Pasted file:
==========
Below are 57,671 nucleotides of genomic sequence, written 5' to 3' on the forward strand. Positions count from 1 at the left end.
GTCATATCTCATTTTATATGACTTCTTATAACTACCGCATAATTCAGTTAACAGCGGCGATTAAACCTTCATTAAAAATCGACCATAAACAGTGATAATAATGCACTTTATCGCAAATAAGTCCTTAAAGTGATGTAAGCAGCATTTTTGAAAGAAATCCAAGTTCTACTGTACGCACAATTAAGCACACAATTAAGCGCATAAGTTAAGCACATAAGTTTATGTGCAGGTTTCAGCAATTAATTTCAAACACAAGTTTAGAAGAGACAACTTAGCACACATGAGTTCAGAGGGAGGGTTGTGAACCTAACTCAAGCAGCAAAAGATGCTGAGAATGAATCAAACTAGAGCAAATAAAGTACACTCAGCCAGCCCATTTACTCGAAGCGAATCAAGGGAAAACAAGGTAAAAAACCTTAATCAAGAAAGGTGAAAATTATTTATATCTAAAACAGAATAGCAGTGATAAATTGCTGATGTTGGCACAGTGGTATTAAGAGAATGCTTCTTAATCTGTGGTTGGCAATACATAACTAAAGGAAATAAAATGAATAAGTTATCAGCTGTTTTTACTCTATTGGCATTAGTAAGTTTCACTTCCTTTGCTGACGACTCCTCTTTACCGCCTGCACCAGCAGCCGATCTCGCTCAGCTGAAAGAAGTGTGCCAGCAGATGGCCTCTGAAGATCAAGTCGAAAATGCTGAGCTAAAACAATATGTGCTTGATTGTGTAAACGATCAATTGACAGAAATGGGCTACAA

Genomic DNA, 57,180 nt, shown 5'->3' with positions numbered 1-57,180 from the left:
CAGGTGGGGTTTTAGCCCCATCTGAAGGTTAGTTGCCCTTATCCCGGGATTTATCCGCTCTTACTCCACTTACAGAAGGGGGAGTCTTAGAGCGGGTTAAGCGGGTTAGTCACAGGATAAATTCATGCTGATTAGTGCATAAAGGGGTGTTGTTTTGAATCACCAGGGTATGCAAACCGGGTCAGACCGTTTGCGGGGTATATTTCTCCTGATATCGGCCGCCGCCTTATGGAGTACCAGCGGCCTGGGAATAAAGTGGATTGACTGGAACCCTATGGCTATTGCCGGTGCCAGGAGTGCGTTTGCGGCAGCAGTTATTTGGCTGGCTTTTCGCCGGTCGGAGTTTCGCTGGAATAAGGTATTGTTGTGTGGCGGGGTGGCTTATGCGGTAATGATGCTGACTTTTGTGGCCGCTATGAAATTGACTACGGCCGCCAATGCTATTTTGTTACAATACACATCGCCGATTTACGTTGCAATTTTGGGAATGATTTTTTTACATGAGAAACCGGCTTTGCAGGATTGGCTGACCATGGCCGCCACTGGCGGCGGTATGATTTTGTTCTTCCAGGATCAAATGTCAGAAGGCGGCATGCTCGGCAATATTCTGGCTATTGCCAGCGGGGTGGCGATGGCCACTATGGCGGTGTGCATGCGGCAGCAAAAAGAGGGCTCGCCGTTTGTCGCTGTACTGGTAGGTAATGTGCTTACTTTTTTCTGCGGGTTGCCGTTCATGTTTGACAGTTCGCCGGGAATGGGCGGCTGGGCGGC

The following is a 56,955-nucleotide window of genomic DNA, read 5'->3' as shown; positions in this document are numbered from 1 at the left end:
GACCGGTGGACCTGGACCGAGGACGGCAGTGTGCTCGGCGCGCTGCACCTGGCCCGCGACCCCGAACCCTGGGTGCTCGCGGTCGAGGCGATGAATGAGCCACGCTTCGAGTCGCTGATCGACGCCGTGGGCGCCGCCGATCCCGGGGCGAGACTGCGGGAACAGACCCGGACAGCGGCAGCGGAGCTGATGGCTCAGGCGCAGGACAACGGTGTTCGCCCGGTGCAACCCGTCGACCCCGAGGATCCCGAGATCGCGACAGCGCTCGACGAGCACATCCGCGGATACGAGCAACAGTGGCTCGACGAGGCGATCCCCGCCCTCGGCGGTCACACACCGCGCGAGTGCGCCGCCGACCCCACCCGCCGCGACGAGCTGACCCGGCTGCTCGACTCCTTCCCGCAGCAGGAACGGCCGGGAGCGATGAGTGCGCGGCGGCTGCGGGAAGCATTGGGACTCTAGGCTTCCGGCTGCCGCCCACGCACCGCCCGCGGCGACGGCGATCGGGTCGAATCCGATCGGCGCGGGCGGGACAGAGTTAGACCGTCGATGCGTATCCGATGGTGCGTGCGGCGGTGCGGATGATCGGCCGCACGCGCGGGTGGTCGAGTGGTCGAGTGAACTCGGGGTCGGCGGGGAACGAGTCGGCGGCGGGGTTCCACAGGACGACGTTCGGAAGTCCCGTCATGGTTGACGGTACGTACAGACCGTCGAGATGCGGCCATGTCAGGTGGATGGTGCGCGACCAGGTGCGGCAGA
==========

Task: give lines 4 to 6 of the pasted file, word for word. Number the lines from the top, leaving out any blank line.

CAGGTGGGGTTTTAGCCCCATCTGAAGGTTAGTTGCCCTTATCCCGGGATTTATCCGCTCTTACTCCACTTACAGAAGGGGGAGTCTTAGAGCGGGTTAAGCGGGTTAGTCACAGGATAAATTCATGCTGATTAGTGCATAAAGGGGTGTTGTTTTGAATCACCAGGGTATGCAAACCGGGTCAGACCGTTTGCGGGGTATATTTCTCCTGATATCGGCCGCCGCCTTATGGAGTACCAGCGGCCTGGGAATAAAGTGGATTGACTGGAACCCTATGGCTATTGCCGGTGCCAGGAGTGCGTTTGCGGCAGCAGTTATTTGGCTGGCTTTTCGCCGGTCGGAGTTTCGCTGGAATAAGGTATTGTTGTGTGGCGGGGTGGCTTATGCGGTAATGATGCTGACTTTTGTGGCCGCTATGAAATTGACTACGGCCGCCAATGCTATTTTGTTACAATACACATCGCCGATTTACGTTGCAATTTTGGGAATGATTTTTTTACATGAGAAACCGGCTTTGCAGGATTGGCTGACCATGGCCGCCACTGGCGGCGGTATGATTTTGTTCTTCCAGGATCAAATGTCAGAAGGCGGCATGCTCGGCAATATTCTGGCTATTGCCAGCGGGGTGGCGATGGCCACTATGGCGGTGTGCATGCGGCAGCAAAAAGAGGGCTCGCCGTTTGTCGCTGTACTGGTAGGTAATGTGCTTACTTTTTTCTGCGGGTTGCCGTTCATGTTTGACAGTTCGCCGGGAATGGGCGGCTGGGCGGC

The following is a 56,955-nucleotide window of genomic DNA, read 5'->3' as shown; positions in this document are numbered from 1 at the left end:
GACCGGTGGACCTGGACCGAGGACGGCAGTGTGCTCGGCGCGCTGCACCTGGCCCGCGACCCCGAACCCTGGGTGCTCGCGGTCGAGGCGATGAATGAGCCACGCTTCGAGTCGCTGATCGACGCCGTGGGCGCCGCCGATCCCGGGGCGAGACTGCGGGAACAGACCCGGACAGCGGCAGCGGAGCTGATGGCTCAGGCGCAGGACAACGGTGTTCGCCCGGTGCAACCCGTCGACCCCGAGGATCCCGAGATCGCGACAGCGCTCGACGAGCACATCCGCGGATACGAGCAACAGTGGCTCGACGAGGCGATCCCCGCCCTCGGCGGTCACACACCGCGCGAGTGCGCCGCCGACCCCACCCGCCGCGACGAGCTGACCCGGCTGCTCGACTCCTTCCCGCAGCAGGAACGGCCGGGAGCGATGAGTGCGCGGCGGCTGCGGGAAGCATTGGGACTCTAGGCTTCCGGCTGCCGCCCACGCACCGCCCGCGGCGACGGCGATCGGGTCGAATCCGATCGGCGCGGGCGGGACAGAGTTAGACCGTCGATGCGTATCCGATGGTGCGTGCGGCGGTGCGGATGATCGGCCGCACGCGCGGGTGGTCGAGTGGTCGAGTGAACTCGGGGTCGGCGGGGAACGAGTCGGCGGCGGGGTTCCACAGGACGACGTTCGGAAGTCCCGTCATGGTTGACGGTACGTACAGACCGTCGAGATGCGGCCATGTCAGGTGGATGGTGCGCGACCAGGTGCGGCAGA